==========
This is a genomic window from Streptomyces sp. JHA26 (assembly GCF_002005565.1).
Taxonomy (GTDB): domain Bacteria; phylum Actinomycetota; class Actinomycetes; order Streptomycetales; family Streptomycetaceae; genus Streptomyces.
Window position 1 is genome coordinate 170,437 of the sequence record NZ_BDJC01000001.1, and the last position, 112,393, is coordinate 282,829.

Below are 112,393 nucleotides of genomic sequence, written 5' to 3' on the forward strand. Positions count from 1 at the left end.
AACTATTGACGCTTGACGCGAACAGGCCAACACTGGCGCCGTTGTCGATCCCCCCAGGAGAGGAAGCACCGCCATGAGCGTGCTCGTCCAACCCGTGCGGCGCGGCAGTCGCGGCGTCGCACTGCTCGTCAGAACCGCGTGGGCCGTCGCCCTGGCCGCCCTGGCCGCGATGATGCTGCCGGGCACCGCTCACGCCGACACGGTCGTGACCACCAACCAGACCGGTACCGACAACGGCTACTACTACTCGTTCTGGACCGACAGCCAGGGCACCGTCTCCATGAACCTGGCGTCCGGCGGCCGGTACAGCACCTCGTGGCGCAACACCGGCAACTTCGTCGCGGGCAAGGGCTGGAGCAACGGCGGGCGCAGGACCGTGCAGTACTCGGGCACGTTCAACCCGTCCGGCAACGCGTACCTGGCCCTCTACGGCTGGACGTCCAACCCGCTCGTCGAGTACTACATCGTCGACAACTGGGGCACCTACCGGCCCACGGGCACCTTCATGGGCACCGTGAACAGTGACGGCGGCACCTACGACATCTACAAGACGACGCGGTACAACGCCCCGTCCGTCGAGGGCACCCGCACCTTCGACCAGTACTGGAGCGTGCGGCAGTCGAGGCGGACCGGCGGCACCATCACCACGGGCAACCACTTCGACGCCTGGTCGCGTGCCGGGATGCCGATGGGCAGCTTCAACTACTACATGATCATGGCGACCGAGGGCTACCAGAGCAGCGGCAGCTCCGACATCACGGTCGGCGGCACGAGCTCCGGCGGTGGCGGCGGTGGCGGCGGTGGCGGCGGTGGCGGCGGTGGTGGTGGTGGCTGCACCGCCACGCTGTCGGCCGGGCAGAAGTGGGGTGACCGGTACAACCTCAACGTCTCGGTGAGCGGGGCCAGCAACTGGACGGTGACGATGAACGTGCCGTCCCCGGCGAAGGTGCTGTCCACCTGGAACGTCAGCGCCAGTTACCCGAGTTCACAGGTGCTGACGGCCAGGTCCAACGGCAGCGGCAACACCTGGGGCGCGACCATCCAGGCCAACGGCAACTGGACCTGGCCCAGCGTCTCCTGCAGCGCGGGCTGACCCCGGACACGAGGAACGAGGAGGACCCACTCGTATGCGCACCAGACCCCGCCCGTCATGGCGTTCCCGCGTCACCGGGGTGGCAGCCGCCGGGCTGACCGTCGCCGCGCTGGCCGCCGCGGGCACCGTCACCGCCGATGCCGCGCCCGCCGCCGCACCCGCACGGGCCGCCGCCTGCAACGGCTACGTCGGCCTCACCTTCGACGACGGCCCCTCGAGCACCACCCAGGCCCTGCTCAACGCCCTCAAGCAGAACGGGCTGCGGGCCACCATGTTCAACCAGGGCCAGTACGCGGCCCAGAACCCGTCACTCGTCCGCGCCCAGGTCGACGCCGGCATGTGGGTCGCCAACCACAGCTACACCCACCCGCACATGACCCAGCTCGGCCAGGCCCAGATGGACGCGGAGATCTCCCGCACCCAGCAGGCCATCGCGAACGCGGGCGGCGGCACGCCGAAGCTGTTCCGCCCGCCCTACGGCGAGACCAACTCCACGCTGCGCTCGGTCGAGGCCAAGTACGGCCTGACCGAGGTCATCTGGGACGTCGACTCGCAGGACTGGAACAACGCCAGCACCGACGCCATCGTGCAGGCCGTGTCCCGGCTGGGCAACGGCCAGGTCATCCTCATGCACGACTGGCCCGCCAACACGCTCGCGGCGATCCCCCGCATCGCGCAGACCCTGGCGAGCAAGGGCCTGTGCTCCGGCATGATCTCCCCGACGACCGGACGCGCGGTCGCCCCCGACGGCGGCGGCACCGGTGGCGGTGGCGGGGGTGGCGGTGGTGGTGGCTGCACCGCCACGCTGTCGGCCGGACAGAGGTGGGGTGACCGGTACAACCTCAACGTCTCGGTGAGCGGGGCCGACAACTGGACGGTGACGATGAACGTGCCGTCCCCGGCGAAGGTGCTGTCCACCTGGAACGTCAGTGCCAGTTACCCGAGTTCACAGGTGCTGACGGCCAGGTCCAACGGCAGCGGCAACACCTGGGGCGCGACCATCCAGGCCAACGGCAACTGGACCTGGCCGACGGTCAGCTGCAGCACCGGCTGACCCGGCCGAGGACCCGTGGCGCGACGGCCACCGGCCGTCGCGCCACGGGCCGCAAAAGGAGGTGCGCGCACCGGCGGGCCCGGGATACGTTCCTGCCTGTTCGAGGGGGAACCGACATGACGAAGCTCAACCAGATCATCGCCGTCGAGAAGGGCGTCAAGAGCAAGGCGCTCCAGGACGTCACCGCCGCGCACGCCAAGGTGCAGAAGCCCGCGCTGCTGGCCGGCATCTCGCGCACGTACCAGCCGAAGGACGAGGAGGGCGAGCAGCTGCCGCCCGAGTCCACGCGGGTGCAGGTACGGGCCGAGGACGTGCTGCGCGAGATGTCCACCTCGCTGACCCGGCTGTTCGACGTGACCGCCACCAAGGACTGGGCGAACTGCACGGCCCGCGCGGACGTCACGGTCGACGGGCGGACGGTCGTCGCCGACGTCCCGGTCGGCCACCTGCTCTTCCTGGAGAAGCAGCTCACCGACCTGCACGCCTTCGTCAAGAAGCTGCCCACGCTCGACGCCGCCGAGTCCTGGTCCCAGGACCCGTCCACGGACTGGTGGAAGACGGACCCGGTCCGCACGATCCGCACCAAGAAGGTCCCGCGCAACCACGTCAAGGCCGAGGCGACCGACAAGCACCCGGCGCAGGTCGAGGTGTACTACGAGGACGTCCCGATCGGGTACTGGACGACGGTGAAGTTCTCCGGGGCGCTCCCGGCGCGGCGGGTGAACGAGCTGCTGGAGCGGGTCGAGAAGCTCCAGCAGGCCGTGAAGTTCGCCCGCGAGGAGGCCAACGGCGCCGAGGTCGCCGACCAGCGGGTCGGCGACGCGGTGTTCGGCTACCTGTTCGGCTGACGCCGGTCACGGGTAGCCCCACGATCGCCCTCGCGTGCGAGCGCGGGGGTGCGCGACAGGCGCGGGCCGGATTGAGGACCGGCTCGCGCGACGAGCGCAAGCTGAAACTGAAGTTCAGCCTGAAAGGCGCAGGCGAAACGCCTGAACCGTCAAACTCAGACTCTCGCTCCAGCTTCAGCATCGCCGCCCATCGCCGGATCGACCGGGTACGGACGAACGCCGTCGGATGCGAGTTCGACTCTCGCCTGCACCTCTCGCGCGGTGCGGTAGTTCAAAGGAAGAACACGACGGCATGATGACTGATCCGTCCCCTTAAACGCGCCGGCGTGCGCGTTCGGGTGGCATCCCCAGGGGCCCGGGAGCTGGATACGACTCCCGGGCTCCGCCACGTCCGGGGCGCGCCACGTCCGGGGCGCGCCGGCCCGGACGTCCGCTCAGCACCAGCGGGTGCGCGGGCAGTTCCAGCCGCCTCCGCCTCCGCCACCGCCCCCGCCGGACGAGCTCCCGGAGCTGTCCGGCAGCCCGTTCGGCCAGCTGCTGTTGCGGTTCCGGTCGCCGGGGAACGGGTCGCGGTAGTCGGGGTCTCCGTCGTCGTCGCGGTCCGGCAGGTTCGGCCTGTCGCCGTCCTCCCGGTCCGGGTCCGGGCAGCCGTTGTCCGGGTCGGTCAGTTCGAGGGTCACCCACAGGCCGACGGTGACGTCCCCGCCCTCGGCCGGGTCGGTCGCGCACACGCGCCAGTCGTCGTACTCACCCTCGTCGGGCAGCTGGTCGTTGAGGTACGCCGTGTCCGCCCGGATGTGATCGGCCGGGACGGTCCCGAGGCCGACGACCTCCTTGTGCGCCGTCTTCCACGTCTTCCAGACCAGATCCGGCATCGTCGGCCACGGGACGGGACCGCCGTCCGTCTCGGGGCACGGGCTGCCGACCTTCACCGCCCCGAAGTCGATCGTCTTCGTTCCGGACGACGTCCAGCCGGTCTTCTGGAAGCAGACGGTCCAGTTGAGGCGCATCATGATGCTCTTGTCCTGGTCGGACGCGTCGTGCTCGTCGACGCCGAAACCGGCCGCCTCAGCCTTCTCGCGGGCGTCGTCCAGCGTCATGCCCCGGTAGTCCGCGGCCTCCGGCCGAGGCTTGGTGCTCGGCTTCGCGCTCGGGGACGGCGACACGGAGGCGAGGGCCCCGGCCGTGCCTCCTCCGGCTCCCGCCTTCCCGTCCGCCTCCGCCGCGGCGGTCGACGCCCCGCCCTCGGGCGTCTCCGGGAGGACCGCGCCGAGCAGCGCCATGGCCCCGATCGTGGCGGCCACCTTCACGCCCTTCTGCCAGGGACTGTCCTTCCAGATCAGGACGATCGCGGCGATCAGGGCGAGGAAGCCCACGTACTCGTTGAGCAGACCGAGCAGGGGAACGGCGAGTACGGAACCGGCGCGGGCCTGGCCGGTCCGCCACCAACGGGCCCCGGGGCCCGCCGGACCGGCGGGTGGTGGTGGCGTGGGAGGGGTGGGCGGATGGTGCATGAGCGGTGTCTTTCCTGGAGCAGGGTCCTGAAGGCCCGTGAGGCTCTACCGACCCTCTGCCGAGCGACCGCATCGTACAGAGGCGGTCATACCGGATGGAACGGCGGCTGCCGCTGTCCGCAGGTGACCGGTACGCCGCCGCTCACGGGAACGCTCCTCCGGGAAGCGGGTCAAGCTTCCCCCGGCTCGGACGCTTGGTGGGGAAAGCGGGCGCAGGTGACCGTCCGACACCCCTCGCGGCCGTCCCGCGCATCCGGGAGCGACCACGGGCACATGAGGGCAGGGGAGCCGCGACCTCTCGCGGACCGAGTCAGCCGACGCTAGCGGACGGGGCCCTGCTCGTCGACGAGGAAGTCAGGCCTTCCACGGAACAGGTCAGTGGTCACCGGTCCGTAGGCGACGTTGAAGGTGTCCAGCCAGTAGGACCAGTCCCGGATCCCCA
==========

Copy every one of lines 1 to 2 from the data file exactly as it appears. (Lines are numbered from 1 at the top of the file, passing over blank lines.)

This is a genomic window from Streptomyces sp. JHA26 (assembly GCF_002005565.1).
Taxonomy (GTDB): domain Bacteria; phylum Actinomycetota; class Actinomycetes; order Streptomycetales; family Streptomycetaceae; genus Streptomyces.